Later, Lam announced that the websites’ servers had crashed. Praise God. I hope it was not just because of all the people watching the livestream but also because of all the people signing up to commit to pray for God to move on college campuses near them.

During the meeting there were times of individual and group prayer: Thanking God. Getting on our knees to either turn away from sin, pray for others to come to God, or to personally repent and believe in Jesus. Praying in groups for God to move on our campuses. Laying hands on each other and commissioning each other to share the Gospel with others.

Joining Students in Discussing the Gospel

After the livestream, I saw two students discussing how to share the Gospel. I joined in. We looked at scripture, like Acts 2, where Peter shares the Gospel, and I think we each came away blessed. I have never had such an engaging conversation with strangers about scripture and how to share the Gospel.

We talked about baptism as well, as part of the response to the Gospel. In reading scripture together, I discovered that Peter in his two epistles talks about Noah’s flood both as an image of baptism, (the old, disobedient self dies and we become new creations) and an image of the Day of the Lord (God judges the antichrist, the wickedness of the earth and those who oppose God; many die; Death and Hell are cast into the Lake of Fire; God cleanses the earth of evil and renews Heaven and earth and makes the world as it should be, where there is no more death nor pain nor sorrow and all things are new, including our bodies, which will be glorified; and those people who belong to Jesus will reign on earth with Jesus and know Him face-to-face). Why hasn’t God made the world free from evil, as it should be, yet? He’s patient, not wanting any to perish, but all to come to repentance, Peter says.

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If God made all things right, right now, many would be swept away and not make it to the new creation. In the midst of the evil of this world, God is giving people a chance to turn to Him, to become new creations themselves so we can inherit the new creation — when a literal Kingdom from Heaven comes to earth and Jesus reigns from Jerusalem. I believe these two applications of Noah’s Flood that Peter gives us in 1 Peter 3:18-23 and 2 Peter 3:3-9 paint a clear image of what the Gospel looks like, both personally and globally. There’s death and there’s new creation in both cases. The time is now to make ourselves ready for that Day and live wholeheartedly for God as new creations in Christ.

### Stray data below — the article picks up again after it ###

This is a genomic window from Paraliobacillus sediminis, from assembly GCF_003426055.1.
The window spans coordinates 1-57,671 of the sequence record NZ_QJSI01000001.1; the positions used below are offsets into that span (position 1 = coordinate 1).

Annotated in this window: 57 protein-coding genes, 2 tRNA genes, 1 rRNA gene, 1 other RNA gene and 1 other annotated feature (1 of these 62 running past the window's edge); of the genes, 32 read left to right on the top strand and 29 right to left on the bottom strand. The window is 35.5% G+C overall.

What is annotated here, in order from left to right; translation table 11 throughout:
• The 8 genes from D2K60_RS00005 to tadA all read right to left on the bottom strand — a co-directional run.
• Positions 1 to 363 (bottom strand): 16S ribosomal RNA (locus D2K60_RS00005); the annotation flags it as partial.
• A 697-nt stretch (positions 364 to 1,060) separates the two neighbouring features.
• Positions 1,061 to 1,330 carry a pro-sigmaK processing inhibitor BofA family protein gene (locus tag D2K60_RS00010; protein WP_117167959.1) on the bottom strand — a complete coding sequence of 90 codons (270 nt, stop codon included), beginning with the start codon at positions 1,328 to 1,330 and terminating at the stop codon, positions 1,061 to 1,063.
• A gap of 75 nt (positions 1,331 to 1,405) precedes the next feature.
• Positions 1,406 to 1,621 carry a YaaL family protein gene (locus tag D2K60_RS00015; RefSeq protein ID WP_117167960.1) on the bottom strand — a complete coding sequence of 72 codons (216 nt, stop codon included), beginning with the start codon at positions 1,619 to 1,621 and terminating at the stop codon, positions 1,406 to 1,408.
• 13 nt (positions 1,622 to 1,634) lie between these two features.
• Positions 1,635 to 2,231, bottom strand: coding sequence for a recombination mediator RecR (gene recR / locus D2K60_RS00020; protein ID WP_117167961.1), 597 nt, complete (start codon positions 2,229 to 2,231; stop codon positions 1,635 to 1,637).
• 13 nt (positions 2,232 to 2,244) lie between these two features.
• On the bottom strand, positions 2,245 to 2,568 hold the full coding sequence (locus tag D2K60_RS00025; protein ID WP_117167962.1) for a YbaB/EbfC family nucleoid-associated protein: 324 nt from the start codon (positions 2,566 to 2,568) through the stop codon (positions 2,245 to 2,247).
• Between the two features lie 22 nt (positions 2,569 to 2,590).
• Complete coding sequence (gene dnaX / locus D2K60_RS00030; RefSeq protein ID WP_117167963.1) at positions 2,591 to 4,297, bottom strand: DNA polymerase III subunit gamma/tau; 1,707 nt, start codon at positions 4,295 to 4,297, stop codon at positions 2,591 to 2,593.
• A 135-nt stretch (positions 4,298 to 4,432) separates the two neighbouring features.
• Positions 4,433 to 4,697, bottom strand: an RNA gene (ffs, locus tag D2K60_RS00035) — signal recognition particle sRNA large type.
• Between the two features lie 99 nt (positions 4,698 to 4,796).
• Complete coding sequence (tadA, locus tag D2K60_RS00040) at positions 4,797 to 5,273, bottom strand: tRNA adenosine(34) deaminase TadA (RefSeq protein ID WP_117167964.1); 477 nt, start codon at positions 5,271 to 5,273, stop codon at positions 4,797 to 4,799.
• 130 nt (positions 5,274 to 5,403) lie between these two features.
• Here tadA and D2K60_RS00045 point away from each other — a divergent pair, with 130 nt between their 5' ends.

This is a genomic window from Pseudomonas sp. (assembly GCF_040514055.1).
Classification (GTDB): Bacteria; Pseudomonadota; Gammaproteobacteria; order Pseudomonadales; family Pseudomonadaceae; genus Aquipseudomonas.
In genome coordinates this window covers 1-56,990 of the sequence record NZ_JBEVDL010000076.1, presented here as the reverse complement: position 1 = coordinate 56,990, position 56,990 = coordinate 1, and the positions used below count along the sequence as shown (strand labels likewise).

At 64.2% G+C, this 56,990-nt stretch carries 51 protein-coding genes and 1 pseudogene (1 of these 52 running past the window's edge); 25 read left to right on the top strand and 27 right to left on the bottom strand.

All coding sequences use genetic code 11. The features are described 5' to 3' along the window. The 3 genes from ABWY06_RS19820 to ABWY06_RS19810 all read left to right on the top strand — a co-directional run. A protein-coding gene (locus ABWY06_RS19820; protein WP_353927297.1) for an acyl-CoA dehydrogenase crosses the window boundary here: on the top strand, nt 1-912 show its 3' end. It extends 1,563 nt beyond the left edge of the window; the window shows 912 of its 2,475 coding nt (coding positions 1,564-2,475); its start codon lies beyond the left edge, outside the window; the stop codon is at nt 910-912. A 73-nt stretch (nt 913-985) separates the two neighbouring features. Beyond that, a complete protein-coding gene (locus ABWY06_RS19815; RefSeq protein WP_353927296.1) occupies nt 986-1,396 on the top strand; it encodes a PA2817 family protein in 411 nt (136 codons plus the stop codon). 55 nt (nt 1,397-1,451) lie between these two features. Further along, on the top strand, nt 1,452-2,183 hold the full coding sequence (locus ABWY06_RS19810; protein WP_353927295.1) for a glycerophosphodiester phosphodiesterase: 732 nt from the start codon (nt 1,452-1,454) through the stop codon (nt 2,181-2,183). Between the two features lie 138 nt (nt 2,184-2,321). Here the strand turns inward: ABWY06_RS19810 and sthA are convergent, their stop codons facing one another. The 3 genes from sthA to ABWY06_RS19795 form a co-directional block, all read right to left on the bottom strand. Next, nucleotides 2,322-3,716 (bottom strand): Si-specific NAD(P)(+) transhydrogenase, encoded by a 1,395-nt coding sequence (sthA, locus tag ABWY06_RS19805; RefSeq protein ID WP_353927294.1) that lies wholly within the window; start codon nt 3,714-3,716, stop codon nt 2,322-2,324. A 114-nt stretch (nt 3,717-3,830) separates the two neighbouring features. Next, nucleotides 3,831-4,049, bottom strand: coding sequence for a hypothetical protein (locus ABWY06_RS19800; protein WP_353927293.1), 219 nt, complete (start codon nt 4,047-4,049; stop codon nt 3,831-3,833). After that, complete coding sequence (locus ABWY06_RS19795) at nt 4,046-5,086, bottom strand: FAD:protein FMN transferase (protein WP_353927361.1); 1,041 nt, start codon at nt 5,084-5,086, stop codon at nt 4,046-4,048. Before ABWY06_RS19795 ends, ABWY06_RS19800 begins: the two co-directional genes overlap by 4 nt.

Worship in the Chapel and Unity Through the Holy Spirit

Later that night I found well over a dozen students gathered in the beautiful Elliston Chapel: one played piano and others sang. I spoke there with one young woman, a senior nursing student. She told me she’d been to Asbury to experience what God was doing there. She told me that this night, as we were gathered, she sensed a particularly sweet presence of God in the chapel. We prayed together.

I found that the ladies I prayed with that evening, and I myself, we were all very vulnerable with each other, even as strangers. We all wanted more of God, to be genuine, to love Him. The unity and concern for one another brought near-instant trust and intimacy. The mutual trust was tangible beyond our vulnerable prayer requests and confessions: Though we had only just met, that night I slept at Klara’s house. She said she knew we were strangers, but she trusted me. I trusted her too.

Unity, hospitality, confession of sin, worship, prayer, intercession, Bible study, discussion of the Gospel, hunger for God: this is what I saw and experienced on my trip to Baylor. I hope and pray that what we saw at Asbury was in fact the beginning. As prayers continue to arise for a move of God to save the next generation, our nation and the world, I believe God will continue to answer our corporate cries.

 

Aliya Kuykendall is a staff writer and proofreader for The Stream. You can follow Aliya on Twitter @AliyaKuykendall and follow The Stream @Streamdotorg.